Imperialist spokesmen, from former State Department official and New York Times columnist Leslie Gelb to Britain’s Tory ex-prime minister Margaret Thatcher, are advocating the bombing of Belgrade as the solution to the Yugoslav crisis. Such a campaign, just as in Baghdad, would result in massive loss of life and would mean the destruction of the country’s economy and infrastructure.

On February 26, 1993 (in an article on austerity policies proposed by the new Democratic administration of Bill Clinton):

Thus Leslie Gelb, a New York Times columnist and former State Department official, after noting the general approval for Clinton’s deficit-cutting plan in most foreign capitals, commented: “Foreign leaders and most Americans discovered a supranational common bond. They agree that the American people should suffer, struggle and endure privations for the next four years to atone for the high living of the 80s.”

As we explained, the “most Americans” who agreed that “people should suffer” were the top 1 percent, who saw their incomes rise phenomenally in the 1980s while workers saw strikes broken, wages cut, and benefits slashed.

Gelb was not called back into active service when the Democrats returned to power in the Clinton administration. Instead, he became president of the Council on Foreign Relations, perhaps the most influential national-security think tank, which vets both personnel and policy for the military-intelligence apparatus, particularly in the pages of its journal, Foreign Affairs.

Like many imperialist strategists who came to “oppose” the Vietnam War only because it was a failure, Gelb fervently supported the Bush administration’s drive to war with Iraq in 2002-2003. Still linked closely to the Democratic Party, Gelb was the intellectual author of the proposal advanced by then-Senator Joe Biden, now a leading contender for the Democratic presidential nomination, for the partition of Iraq into three separate entities, one Kurdish, one Sunni and one Shi’ite. This would facilitate an American military focus on the two parts of the country with sizeable oil resources, southern Iraq, which is largely Shi’ite, and northern Iraq, largely Kurdish, while leaving the oil-poor Sunni region in the center to its own devices.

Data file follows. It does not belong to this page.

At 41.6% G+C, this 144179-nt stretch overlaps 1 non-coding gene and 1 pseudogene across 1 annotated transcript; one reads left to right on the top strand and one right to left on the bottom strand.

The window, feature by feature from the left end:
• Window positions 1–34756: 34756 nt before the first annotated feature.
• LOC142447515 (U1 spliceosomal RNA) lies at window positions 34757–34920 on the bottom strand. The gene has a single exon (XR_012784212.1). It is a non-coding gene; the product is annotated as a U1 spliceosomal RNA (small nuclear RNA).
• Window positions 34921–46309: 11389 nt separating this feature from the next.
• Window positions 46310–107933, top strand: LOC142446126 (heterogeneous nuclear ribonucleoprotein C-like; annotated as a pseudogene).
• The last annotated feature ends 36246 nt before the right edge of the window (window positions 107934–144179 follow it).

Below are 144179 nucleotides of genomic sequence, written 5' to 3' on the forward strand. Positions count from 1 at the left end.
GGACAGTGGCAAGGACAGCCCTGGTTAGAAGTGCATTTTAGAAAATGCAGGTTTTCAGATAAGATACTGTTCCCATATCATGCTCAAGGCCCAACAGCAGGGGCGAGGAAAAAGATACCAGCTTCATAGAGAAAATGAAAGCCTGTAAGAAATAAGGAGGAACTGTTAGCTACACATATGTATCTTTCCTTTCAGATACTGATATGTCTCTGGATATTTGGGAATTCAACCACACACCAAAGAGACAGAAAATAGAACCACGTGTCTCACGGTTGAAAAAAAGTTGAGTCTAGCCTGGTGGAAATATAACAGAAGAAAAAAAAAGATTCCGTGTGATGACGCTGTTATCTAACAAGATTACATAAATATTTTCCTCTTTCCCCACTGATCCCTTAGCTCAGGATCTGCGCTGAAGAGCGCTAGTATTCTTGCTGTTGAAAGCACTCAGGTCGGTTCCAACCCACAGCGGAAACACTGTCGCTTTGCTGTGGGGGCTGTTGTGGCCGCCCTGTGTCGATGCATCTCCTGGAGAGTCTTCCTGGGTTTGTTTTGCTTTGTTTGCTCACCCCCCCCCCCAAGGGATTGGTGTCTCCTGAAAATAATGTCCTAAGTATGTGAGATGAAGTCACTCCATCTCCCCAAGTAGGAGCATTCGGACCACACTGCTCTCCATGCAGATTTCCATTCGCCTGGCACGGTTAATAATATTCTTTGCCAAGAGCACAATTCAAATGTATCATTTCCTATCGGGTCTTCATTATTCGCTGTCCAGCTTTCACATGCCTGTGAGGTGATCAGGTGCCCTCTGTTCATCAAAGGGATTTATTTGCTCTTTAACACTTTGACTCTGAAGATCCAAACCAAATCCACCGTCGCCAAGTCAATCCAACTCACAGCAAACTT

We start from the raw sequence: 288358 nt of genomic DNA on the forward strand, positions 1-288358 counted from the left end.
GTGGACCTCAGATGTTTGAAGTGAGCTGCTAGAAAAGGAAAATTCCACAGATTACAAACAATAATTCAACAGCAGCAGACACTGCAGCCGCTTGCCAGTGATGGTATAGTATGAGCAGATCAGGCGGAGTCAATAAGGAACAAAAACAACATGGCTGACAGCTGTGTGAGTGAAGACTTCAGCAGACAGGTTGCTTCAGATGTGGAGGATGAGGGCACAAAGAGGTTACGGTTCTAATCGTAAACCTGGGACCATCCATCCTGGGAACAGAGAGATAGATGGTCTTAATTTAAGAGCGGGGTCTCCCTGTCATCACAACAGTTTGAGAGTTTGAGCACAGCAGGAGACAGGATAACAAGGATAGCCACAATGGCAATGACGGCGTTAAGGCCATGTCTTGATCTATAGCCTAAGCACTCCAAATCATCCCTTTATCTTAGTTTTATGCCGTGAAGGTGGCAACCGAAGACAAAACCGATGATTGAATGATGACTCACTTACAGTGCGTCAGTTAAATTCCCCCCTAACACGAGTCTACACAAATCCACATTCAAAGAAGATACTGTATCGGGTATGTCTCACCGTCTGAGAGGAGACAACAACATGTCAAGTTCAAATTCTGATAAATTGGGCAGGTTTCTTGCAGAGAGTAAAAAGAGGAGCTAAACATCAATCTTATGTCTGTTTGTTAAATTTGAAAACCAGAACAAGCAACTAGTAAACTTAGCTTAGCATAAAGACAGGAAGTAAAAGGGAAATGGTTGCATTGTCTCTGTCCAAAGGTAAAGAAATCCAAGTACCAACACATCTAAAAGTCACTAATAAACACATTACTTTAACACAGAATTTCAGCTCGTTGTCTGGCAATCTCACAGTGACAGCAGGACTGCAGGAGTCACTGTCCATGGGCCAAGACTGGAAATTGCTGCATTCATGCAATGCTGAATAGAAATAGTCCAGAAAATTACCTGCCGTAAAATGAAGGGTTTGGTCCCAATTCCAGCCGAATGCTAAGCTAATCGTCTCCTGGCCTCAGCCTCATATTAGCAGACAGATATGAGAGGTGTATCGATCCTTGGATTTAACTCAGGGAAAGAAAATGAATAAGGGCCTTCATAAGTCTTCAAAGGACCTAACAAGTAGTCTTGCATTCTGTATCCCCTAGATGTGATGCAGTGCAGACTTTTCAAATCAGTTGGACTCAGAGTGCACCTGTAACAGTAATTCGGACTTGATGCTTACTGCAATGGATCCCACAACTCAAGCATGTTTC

The WSWS commented:

What is most breathtaking about Gelb’s proposal is its utter indifference to the welfare of the Iraqi population, not to mention international law.

He warns that the Sunni population in central Iraq “might punish the substantial minorities” left out of the ethnic states to be created in the north and south. “These minorities must have the time and the wherewithal to organize and make their deals, or go either north or south,” he writes. “This would be a messy and dangerous enterprise, but the United States would and should pay for the population movements and protect the process with force.”

In the true spirit of Kissinger—architect of the 1973 coup in Chile which installed the Pinochet dictatorship, and friend and sponsor of brutal regimes worldwide, so long as they were Washington stooges—one of Gelb’s last ventures into global politics was a 2013 column in the Daily Beast headlined, “It’s Time to Hold Our Nose and Back Egypt’s Military.” Referring to massacres of thousands of protesters in the streets of Cairo by the regime, he wrote, “though it’s not nice to say … the military is doing what a lot of governments around the world would under the same conditions.” Including, we might add, the government of the United States.

Gelb would have been too old to take a position in a second Clinton administration if Hillary Clinton had won the 2016 election. But his ruthless imperialist foreign policy is exactly what Clinton would have carried out, in Ukraine, Syria, Venezuela and elsewhere. And it is what a Democratic administration would implement should Biden or one of his two dozen rivals defeat Trump in 2020.

The author recommends:

The New York Times: a proposal for ethnic cleansing in Iraq
[26 November 2003]